In everyday life, humans face environments that feature uncertain and volatile or changing situations. Efficient adaptive behaviour must take into account uncertainty and volatility. Previous models of adaptive behaviour involve inferences about volatility that rely on complex and often intractable computations. Because such computations are presumably implausible biologically, it is unclear how humans develop efficient adaptive behaviours in such environments. Here, we demonstrate a counterintuitive result: simple, low-level inferences confined to uncertainty can produce near-optimal adaptive behaviour, regardless of the environmental volatility, assuming imprecisions in computation that conform to the psychophysical Weber law. We further show empirically that this Weber-imprecision model explains human behaviour in volatile environments better than optimal adaptive models that rely on high-level inferences about volatility, even when considering biologically plausible approximations of such models, as well as non-inferential models like adaptive reinforcement learning.
Subscribe to Journal
Get full journal access for 1 year
only $8.25 per issue
All prices are NET prices.
VAT will be added later in the checkout.
Rent or Buy article
Get time limited or full article access on ReadCube.
All prices are NET prices.
All the data that support the findings of the present study are available from the corresponding author upon request.
All program codes are freely available at https://github.com/csmfindling/learning_variability_and_volatility
Behrens, T. E., Woolrich, M. W., Walton, M. E. & Rushworth, M. F. Learning the value of information in an uncertain world. Nat. Neurosci. 10, 1214–1221 (2007).
Boorman, E. D., Behrens, T. E., Woolrich, M. W. & Rushworth, M. F. How green is the grass on the other side? Frontopolar cortex and the evidence in favor of alternative courses of action. Neuron 62, 733–743 (2009).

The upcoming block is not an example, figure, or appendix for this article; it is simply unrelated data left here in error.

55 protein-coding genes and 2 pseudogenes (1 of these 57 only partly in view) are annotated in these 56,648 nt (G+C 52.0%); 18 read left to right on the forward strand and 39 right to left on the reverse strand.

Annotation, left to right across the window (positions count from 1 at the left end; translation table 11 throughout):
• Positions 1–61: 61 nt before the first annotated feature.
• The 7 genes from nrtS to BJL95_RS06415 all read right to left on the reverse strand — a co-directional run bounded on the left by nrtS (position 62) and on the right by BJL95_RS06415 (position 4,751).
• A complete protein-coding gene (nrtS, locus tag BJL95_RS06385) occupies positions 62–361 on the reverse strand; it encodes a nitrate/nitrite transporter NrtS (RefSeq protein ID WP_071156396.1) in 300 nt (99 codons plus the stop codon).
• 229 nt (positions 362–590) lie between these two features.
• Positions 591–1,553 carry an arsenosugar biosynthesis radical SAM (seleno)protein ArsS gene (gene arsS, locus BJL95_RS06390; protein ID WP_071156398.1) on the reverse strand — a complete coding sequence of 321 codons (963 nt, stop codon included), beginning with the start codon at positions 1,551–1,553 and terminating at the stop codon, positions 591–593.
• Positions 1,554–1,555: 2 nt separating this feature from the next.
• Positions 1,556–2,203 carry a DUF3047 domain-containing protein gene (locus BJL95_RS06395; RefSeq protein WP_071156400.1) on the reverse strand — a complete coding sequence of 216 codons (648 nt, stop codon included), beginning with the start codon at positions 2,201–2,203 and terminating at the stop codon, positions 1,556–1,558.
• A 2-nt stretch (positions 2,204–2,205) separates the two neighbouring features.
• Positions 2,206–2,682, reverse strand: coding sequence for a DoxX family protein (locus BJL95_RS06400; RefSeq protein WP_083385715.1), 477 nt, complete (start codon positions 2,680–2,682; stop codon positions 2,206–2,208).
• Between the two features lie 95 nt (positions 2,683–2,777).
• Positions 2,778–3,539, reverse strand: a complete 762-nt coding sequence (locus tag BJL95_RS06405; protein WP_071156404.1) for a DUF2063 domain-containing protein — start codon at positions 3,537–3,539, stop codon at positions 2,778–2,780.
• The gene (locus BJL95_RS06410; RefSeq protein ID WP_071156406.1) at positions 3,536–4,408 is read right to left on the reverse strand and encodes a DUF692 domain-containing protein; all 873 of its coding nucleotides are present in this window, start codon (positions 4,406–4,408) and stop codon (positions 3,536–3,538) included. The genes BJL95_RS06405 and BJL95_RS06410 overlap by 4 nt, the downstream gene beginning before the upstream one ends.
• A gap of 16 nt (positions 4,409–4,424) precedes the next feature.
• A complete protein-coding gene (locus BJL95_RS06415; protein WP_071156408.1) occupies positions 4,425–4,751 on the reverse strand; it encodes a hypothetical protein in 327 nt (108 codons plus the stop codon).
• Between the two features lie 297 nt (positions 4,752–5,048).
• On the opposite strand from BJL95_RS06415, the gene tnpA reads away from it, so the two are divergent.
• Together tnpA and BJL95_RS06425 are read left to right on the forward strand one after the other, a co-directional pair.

Gershman, S. J., Blei, D. M. & Niv, Y. Context learning, and extinction. Psychological Rev. 117, 1997–1209 (2010).
Tenenbaum, J. B., Kemp, C., Griffiths, T. L. & Goodman, N. D. How to grow a mind: statistics, structure, and abstraction. Science 331, 1279–1285 (2011).
Collins, A. G. & Koechlin, E. Reasoning, learning, and creativity: frontal lobe function and human decision-making. PLoS Biol. 10, e1001293 (2012).
Collins, A. G. & Frank, M. J. Cognitive control over learning: creating, clustering, and generalizing task-set structure. Psychol. Rev. 120, 190–229 (2013).
Donoso, M., Collins, A. G. & Koechlin, E. Foundations of human reasoning in the prefrontal cortex. Science 344, 1481–1486 (2014).
Kolossa, A., Kopp, B. & Fingscheidt, T. A computational analysis of the neural bases of Bayesian inference. Neuroimage 106, 222–237 (2015).
Schuck, N. W., Cai, M. B., Wilson, R. C. & Niv, Y. Human orbitofrontal cortex represents a cognitive map of state space. Neuron 91, 1402–1412 (2016).
Rouault, M., Drugowitsch, J. & Koechlin, E. Prefrontal mechanisms combining rewards and beliefs in human decision-making. Nat. Commun. 10, 301 (2019).
Nassar, M. R., Wilson, R. C., Heasly, B. & Gold, J. I. An approximately Bayesian delta-rule model explains the dynamics of belief updating in a changing environment. J. Neurosci. 30, 12366–12378 (2010).
Payzan-LeNestour, E. & Bossaerts, P. Risk, unexpected uncertainty, and estimation uncertainty: Bayesian learning in unstable settings. PLoS Comput. Biol. 7, e1001048 (2011).
Wilson, R. C., Nassar, M. R. & Gold, J. I. A mixture of delta-rules approximation to bayesian inference in change-point problems. PLoS Comput. Biol. 9, e1003150 (2013).
McGuire, J. T., Nassar, M. R., Gold, J. I. & Kable, J. W. Functionally dissociable influences on learning rate in a dynamic environment. Neuron 84, 870–881 (2014).
Bossaerts, P., Yadav, N. & Murawski, C. Uncertainty and computational complexity. Philos. Trans. R. Soc. Lond. B Biol. Sci. 374, 20180138 (2019).